Is Brexit bad news for the gaming industry?
Whilst it’s hard to predict what may or may not happen to the gaming industry when the UK finally leaves the EU, current uncertainty doesn’t exactly look as if it’s giving the sector a boost.
With no guarantees about what may be affected by Brexit, we’ve already noticed that UK-based roles appear less attractive to job-seekers – an opinion not just held by EU candidates, but also non-EU job-seekers.
The UK employs many international designers and gaming professionals; if we fail to attract top talent because of our bid for independence from Europe, the industry will be under threat from a major skills shortage.
According to a recent report by games trade body Ukie, almost two-thirds (61%) rely on overseas talent. Of the international workers here in the UK, a third come from the EU.
This ‘wobble’ has seen a 40% downturn in UK-based positions. As well as affecting new recruits, it also risks impacting existing staff. UK gaming companies will have a challenge on their hands retaining talent that already makes up their workforce. For who wants to be the last person on a sinking ship?!
69% of those surveyed by Ukie said that the paperwork and red tape surrounding immigration is already burdensome, pre-Brexit; the expectation that this will become even more stringent and time-consuming is yet another hurdle recruiters face. It’s not as if we can instantly turn to home-grown designers and coders; 65% of businesses in the gaming industry admitted that they hired people from outside the UK because they felt they’d already drained the UK talent pool.
Trading within the EU is another potential blot on the landscape. Like many industries, how the UK trades with European companies after we leave is another area that’s uncertain. Altered trade tariffs, changes in data localisation, any limitations to content – and particularly, changes to cross border data transfers - could negatively impact game businesses, which is why Ukie’s report recommends to government that the current liberation the industry enjoys, remains.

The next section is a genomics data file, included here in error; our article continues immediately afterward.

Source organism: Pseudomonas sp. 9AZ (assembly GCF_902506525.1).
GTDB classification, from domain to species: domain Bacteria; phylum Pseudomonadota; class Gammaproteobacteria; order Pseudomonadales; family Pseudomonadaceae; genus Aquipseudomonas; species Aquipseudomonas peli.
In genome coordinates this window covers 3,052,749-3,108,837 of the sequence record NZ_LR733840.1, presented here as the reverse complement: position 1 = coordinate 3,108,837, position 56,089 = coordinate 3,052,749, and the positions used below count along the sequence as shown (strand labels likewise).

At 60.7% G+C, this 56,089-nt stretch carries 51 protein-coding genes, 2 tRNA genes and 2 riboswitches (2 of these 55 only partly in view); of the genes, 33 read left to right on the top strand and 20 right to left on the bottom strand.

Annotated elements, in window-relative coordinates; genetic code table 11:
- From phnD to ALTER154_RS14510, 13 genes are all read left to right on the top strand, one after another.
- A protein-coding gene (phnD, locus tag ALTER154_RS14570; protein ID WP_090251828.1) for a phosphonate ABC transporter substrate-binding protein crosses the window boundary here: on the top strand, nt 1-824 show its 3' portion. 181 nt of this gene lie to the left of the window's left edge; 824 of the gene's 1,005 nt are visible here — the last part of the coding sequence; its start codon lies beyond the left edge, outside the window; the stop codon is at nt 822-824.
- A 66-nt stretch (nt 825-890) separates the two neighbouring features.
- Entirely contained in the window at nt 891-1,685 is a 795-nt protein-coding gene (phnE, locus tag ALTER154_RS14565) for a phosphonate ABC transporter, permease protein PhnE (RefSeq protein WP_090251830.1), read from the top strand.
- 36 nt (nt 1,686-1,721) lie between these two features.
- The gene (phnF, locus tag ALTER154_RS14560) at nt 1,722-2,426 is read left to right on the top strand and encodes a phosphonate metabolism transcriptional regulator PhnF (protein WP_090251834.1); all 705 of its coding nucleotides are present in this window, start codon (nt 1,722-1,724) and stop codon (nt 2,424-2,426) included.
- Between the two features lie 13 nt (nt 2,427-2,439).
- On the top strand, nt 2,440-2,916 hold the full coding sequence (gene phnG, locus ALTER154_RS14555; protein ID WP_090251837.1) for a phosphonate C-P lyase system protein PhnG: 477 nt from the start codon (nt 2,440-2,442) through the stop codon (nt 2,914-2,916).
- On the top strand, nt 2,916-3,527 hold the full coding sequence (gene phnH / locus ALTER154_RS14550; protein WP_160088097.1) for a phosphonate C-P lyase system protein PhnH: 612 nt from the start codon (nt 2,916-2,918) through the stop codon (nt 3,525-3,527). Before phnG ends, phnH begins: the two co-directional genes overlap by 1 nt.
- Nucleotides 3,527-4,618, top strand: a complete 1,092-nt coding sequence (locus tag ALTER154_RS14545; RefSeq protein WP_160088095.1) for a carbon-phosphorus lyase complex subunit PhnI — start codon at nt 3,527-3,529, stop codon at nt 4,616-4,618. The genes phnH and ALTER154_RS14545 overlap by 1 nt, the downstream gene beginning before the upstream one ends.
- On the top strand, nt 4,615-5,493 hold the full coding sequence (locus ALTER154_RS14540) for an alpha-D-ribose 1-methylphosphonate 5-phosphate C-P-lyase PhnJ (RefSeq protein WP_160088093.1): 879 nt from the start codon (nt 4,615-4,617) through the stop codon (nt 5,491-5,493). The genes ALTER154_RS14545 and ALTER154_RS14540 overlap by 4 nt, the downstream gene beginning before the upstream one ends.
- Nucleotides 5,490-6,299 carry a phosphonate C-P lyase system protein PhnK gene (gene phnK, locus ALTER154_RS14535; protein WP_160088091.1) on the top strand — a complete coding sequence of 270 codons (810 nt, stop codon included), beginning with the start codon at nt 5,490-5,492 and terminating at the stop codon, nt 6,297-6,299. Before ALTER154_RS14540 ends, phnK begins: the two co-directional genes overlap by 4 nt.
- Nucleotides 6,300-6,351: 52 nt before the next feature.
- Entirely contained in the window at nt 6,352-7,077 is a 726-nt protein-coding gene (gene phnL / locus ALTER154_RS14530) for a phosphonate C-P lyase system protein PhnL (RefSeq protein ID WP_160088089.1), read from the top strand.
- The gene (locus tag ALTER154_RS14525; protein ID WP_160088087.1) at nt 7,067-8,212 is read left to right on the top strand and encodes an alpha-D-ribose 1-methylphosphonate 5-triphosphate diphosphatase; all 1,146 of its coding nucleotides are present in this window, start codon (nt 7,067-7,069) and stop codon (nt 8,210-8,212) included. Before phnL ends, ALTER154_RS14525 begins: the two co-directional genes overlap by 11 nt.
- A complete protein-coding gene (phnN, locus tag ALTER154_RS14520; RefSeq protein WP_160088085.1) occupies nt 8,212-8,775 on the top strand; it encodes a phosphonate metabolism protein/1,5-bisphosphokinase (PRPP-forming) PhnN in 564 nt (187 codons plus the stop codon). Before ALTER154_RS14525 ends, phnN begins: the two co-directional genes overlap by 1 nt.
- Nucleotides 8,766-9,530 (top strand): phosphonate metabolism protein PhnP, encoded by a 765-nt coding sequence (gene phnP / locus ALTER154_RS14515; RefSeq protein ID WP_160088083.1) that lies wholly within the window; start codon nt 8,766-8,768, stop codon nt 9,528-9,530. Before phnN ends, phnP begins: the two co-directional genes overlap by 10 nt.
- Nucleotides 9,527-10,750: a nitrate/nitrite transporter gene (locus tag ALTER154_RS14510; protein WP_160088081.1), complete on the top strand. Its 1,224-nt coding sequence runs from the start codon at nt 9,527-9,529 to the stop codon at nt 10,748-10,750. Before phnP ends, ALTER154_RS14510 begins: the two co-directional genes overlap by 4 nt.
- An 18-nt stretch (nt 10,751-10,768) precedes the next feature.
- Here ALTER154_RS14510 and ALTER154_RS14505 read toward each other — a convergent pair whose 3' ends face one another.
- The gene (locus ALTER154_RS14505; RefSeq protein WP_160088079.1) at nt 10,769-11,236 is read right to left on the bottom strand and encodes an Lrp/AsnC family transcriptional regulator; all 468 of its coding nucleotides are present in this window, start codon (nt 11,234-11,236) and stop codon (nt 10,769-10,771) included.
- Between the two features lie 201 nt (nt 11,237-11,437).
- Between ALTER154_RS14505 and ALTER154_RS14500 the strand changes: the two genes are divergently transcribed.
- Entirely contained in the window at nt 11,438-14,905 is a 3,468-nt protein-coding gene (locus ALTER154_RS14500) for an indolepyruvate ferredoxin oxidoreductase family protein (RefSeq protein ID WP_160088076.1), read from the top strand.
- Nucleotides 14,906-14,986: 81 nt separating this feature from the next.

Another significant area that could change the face of the UK gaming industry involves funding. Many companies have benefited from EU money, and seen their business grow as a result – without access to similar funds, the ongoing growth of some companies may be stunted. Whilst Brexit has been seen by some as an ‘opportunity’ to overhaul and review funding to the UK, there’s no doubt the gaming industry would suffer in the short-term if EU funds suddenly dried up. And should the pound be worth less, following Brexit, fewer man-hours can be purchased with any hard-won funds, which brings its own ramifications.
The internet created a global gaming marketplace, and the UK is seen as an innovator within the industry. The threat of what Brexit may bring has seen 40% of UK companies consider relocating all, or part, of their business.
Despite Ukie’s findings, however, not everyone believes Brexit will negatively impact the gaming industry. Some believe trade with such as China and Brazil will only strengthen over the long term.
Now Article 50 has been triggered, it’s unlikely nothing will change. Let’s just hope negotiations result in as-good-as, if not better, terms for the UK gaming industry.